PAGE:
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New Years Resolutions

One of the traditional problems with New Year?s resolutions is that they tend to last as long as the new years day hangover or at best for a week or two into the New Year. For a new years resolution to work it really needs more planning.
Over recent days I have been doing a quick survey of friends and colleagues to find out about peoples new years resolutions for 2006. My initial impression was that New Year?s resolutions have fallen out of fashion, with many people having given it no thought whatsoever. Quite a few had given up due to failed past attempts at keeping their resolutions, indeed one person offered a quote from her desk calendar: ?The list of new years resolutions you made last year can be used again. It?s as good as new.?

A few people in my survey had opted for some of the more popular ?should do? resolutions such as losing weight, drinking less, quitting smoking and exercising more. A small few had given it more creative thought. Jo had decided to finish all the projects she has started in 2005. Bob had decided to be more generous in 2006 and Michelle had decided to start a family. Chris had decided that in 2006 she would focus on the things that are important and not get stressed over things that don?t matter too much. Perhaps if we all did that the world would be a much happier place.

While the ?should do? resolutions are always worthwhile and of long term benefit, they are not the only kind of resolution we can aim for. Other options might be caring more for our selves and our families, taking more time to relax, learning to manage anger, being more forgiving or having the occasional weekend away to recharge our emotional batteries.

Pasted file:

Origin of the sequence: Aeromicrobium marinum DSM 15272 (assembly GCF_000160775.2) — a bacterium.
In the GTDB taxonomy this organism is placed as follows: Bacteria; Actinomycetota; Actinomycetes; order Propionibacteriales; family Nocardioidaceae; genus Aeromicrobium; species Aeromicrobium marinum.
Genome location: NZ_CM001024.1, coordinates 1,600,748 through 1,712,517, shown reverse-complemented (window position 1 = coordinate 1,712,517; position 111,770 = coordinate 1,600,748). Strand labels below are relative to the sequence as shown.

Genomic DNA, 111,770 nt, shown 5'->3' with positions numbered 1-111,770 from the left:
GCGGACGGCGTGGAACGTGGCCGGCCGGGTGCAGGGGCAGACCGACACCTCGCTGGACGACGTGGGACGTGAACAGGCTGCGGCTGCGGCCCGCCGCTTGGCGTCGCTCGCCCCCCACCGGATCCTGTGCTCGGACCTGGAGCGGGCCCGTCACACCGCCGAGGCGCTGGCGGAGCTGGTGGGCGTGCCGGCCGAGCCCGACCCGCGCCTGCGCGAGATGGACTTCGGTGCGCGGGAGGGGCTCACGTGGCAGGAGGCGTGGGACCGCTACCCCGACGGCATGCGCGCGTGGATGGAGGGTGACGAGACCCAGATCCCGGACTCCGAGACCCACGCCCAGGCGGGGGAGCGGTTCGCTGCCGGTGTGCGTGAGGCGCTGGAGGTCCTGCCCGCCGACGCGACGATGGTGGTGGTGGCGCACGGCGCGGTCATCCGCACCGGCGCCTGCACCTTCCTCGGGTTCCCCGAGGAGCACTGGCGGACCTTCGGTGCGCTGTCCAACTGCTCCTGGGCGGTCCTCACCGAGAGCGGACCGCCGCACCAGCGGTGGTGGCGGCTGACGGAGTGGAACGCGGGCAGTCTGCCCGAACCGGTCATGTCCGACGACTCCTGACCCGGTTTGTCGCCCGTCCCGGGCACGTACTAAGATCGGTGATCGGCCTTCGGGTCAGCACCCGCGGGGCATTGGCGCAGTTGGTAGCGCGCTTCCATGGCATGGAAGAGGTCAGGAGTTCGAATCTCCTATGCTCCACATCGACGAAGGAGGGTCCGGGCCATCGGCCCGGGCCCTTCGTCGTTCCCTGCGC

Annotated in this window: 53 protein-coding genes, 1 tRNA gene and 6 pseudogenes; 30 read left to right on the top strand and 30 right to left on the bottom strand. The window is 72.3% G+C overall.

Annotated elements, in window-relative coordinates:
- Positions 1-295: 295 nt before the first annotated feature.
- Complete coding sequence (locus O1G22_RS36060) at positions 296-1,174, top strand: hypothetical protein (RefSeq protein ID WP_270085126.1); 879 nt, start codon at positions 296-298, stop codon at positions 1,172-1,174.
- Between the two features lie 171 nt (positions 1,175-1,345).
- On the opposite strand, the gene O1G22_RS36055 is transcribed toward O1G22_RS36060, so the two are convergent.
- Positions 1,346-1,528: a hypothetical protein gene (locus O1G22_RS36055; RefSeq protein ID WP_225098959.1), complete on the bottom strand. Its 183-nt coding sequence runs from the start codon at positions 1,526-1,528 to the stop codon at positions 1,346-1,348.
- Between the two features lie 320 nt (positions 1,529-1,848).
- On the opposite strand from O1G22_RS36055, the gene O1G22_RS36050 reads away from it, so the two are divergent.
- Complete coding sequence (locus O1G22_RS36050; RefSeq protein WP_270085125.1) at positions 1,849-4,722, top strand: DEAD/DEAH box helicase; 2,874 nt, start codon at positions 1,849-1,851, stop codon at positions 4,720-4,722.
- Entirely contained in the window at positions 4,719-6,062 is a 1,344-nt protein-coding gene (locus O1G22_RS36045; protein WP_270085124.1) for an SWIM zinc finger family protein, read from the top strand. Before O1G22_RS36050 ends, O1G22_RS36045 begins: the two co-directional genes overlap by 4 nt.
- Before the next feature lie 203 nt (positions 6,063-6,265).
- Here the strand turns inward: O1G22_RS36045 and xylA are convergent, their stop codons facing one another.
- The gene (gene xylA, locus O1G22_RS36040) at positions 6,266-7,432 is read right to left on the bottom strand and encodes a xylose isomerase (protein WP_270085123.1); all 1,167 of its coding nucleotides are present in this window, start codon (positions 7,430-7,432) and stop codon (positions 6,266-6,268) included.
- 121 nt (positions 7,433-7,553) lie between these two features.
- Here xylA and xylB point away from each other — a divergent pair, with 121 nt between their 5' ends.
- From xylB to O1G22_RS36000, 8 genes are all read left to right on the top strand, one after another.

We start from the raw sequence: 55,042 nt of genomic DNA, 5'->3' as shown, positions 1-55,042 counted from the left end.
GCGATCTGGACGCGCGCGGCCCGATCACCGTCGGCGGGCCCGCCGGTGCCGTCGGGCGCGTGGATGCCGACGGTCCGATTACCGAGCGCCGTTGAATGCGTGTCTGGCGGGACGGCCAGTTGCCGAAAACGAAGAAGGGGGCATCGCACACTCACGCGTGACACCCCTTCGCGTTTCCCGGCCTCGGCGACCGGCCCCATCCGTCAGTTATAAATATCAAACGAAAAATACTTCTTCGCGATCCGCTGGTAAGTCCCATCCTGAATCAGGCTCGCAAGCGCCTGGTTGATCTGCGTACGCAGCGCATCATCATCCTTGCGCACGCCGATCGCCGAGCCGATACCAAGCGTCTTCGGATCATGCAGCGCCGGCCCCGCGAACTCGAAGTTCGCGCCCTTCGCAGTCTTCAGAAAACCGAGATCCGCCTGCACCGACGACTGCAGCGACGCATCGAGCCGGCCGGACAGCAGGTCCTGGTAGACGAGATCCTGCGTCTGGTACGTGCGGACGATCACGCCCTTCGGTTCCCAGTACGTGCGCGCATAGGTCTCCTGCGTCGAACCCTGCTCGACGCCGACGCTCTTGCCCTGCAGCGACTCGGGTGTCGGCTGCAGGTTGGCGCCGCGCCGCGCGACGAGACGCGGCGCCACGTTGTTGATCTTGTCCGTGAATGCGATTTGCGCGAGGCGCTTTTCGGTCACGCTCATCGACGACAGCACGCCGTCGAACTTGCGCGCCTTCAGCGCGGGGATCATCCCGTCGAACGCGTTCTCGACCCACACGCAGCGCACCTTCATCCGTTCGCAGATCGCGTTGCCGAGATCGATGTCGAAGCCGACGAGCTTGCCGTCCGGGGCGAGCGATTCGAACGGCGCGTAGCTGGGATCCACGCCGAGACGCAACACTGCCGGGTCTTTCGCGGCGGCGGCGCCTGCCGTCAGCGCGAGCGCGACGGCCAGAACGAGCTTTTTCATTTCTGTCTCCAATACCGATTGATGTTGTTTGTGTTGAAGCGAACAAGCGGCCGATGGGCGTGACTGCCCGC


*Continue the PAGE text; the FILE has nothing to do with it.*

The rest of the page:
One of the traditional problems with New Year?s resolutions is that they tend to last as long as the new years day hangover or at best for a week or two into the New Year. For a new years resolution to work it really needs more planning.

The first step is to start right away and determine what you want to achieve. Don?t take on too many things at once, and choose something you have a realistic chance of achieving. Write down your plan and keep it where you will see it every day. Where possible, have a clear goal in mind which is measurable, for example, reducing alcohol intake to within a certain limit. List strategies for a achieving your goal, that is everything and anything that will make it as easy as possible to be successful. It is also good to enlist the help of people close to you who will provide ongoing support and encouragement.

Finally, don?t be a perfectionist, monitor your success and enjoy your success, even if it isn?t perfect or takes longer than planned. Rewarding yourself when you are successful is also a good strategy. If you have failures along the way, learn from your mistakes and keep persisting. Look at what didn?t work and what you can do differently for a better result. Ultimately, giving up is the only real mistake.

Mitchell Brown is a Psychologist at Alpha Counselling Services Five Dock & Eastwood
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